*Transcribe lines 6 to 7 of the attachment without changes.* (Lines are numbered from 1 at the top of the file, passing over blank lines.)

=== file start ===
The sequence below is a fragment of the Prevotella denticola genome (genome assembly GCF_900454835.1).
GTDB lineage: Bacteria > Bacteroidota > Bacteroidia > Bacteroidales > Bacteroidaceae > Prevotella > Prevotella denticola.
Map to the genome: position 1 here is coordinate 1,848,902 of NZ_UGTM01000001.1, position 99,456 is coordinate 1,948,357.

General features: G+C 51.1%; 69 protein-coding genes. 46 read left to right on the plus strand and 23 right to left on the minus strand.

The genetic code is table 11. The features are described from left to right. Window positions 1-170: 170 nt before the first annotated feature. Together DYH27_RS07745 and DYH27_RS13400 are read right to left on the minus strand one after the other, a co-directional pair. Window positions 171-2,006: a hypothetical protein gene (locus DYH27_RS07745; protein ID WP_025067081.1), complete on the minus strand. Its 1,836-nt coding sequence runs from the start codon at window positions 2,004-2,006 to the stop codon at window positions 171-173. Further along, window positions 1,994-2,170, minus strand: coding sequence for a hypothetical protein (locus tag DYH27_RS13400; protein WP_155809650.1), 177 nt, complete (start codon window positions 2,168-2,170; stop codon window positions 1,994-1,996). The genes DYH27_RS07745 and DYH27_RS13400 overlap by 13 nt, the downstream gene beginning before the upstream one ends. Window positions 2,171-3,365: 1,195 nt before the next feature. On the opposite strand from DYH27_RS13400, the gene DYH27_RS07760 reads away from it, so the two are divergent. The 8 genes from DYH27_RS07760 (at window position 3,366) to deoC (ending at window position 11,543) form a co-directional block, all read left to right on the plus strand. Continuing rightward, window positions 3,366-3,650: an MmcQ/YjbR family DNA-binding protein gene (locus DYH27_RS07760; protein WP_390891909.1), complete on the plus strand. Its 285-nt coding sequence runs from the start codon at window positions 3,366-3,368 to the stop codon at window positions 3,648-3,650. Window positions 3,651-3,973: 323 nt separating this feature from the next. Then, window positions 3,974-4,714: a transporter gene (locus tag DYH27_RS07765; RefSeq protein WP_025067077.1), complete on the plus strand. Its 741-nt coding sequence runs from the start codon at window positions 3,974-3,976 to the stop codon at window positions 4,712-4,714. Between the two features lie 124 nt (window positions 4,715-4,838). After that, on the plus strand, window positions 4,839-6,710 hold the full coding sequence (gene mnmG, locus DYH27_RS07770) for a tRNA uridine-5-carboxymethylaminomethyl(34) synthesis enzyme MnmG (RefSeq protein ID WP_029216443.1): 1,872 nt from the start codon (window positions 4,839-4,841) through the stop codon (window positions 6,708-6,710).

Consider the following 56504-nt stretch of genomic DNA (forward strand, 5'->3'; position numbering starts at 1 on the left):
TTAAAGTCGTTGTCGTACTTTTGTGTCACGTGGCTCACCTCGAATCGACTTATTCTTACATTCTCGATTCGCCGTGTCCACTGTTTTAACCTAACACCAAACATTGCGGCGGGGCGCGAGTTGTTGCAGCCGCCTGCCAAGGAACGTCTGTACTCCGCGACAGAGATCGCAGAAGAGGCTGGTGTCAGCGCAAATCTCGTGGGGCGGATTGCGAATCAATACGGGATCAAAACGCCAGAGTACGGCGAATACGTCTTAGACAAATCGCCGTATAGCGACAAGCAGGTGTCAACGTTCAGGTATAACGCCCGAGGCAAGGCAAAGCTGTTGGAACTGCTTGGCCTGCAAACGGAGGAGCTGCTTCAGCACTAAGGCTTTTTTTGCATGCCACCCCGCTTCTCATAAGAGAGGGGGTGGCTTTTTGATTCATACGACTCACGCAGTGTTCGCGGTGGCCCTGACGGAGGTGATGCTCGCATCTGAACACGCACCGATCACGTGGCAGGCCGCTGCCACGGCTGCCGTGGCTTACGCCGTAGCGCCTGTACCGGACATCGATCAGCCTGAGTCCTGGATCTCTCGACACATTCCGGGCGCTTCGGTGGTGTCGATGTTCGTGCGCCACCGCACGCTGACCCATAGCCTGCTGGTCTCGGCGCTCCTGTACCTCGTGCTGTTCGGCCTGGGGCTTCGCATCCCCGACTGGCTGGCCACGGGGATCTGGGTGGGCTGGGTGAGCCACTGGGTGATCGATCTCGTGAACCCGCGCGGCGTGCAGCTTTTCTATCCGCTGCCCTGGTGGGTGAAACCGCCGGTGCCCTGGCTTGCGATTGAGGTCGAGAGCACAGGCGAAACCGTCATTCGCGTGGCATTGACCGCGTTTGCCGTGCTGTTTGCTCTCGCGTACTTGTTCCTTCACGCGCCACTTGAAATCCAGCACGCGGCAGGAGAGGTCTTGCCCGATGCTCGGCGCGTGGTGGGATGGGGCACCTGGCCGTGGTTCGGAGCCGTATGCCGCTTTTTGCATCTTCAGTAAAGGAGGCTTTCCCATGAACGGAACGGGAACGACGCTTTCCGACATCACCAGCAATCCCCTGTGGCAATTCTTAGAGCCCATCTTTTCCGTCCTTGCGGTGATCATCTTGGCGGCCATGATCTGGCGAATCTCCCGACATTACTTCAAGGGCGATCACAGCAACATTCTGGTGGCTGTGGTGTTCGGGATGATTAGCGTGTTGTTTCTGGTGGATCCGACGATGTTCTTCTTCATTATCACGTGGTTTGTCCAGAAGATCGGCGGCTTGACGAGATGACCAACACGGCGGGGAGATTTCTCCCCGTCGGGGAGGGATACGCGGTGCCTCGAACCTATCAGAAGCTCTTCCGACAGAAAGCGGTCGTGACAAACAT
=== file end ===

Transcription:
Consider the following 56504-nt stretch of genomic DNA (forward strand, 5'->3'; position numbering starts at 1 on the left):
TTAAAGTCGTTGTCGTACTTTTGTGTCACGTGGCTCACCTCGAATCGACTTATTCTTACATTCTCGATTCGCCGTGTCCACTGTTTTAACCTAACACCAAACATTGCGGCGGGGCGCGAGTTGTTGCAGCCGCCTGCCAAGGAACGTCTGTACTCCGCGACAGAGATCGCAGAAGAGGCTGGTGTCAGCGCAAATCTCGTGGGGCGGATTGCGAATCAATACGGGATCAAAACGCCAGAGTACGGCGAATACGTCTTAGACAAATCGCCGTATAGCGACAAGCAGGTGTCAACGTTCAGGTATAACGCCCGAGGCAAGGCAAAGCTGTTGGAACTGCTTGGCCTGCAAACGGAGGAGCTGCTTCAGCACTAAGGCTTTTTTTGCATGCCACCCCGCTTCTCATAAGAGAGGGGGTGGCTTTTTGATTCATACGACTCACGCAGTGTTCGCGGTGGCCCTGACGGAGGTGATGCTCGCATCTGAACACGCACCGATCACGTGGCAGGCCGCTGCCACGGCTGCCGTGGCTTACGCCGTAGCGCCTGTACCGGACATCGATCAGCCTGAGTCCTGGATCTCTCGACACATTCCGGGCGCTTCGGTGGTGTCGATGTTCGTGCGCCACCGCACGCTGACCCATAGCCTGCTGGTCTCGGCGCTCCTGTACCTCGTGCTGTTCGGCCTGGGGCTTCGCATCCCCGACTGGCTGGCCACGGGGATCTGGGTGGGCTGGGTGAGCCACTGGGTGATCGATCTCGTGAACCCGCGCGGCGTGCAGCTTTTCTATCCGCTGCCCTGGTGGGTGAAACCGCCGGTGCCCTGGCTTGCGATTGAGGTCGAGAGCACAGGCGAAACCGTCATTCGCGTGGCATTGACCGCGTTTGCCGTGCTGTTTGCTCTCGCGTACTTGTTCCTTCACGCGCCACTTGAAATCCAGCACGCGGCAGGAGAGGTCTTGCCCGATGCTCGGCGCGTGGTGGGATGGGGCACCTGGCCGTGGTTCGGAGCCGTATGCCGCTTTTTGCATCTTCAGTAAAGGAGGCTTTCCCATGAACGGAACGGGAACGACGCTTTCCGACATCACCAGCAATCCCCTGTGGCAATTCTTAGAGCCCATCTTTTCCGTCCTTGCGGTGATCATCTTGGCGGCCATGATCTGGCGAATCTCCCGACATTACTTCAAGGGCGATCACAGCAACATTCTGGTGGCTGTGGTGTTCGGGATGATTAGCGTGTTGTTTCTGGTGGATCCGACGATGTTCTTCTTCATTATCACGTGGTTTGTCCAGAAGATCGGCGGCTTGACGAGATGACCAACACGGCGGGGAGATTTCTCCCCGTCGGGGAGGGATACGCGGTGCCTCGAACCTATCAGAAGCTCTTCCGACAGAAAGCGGTCGTGACAAACAT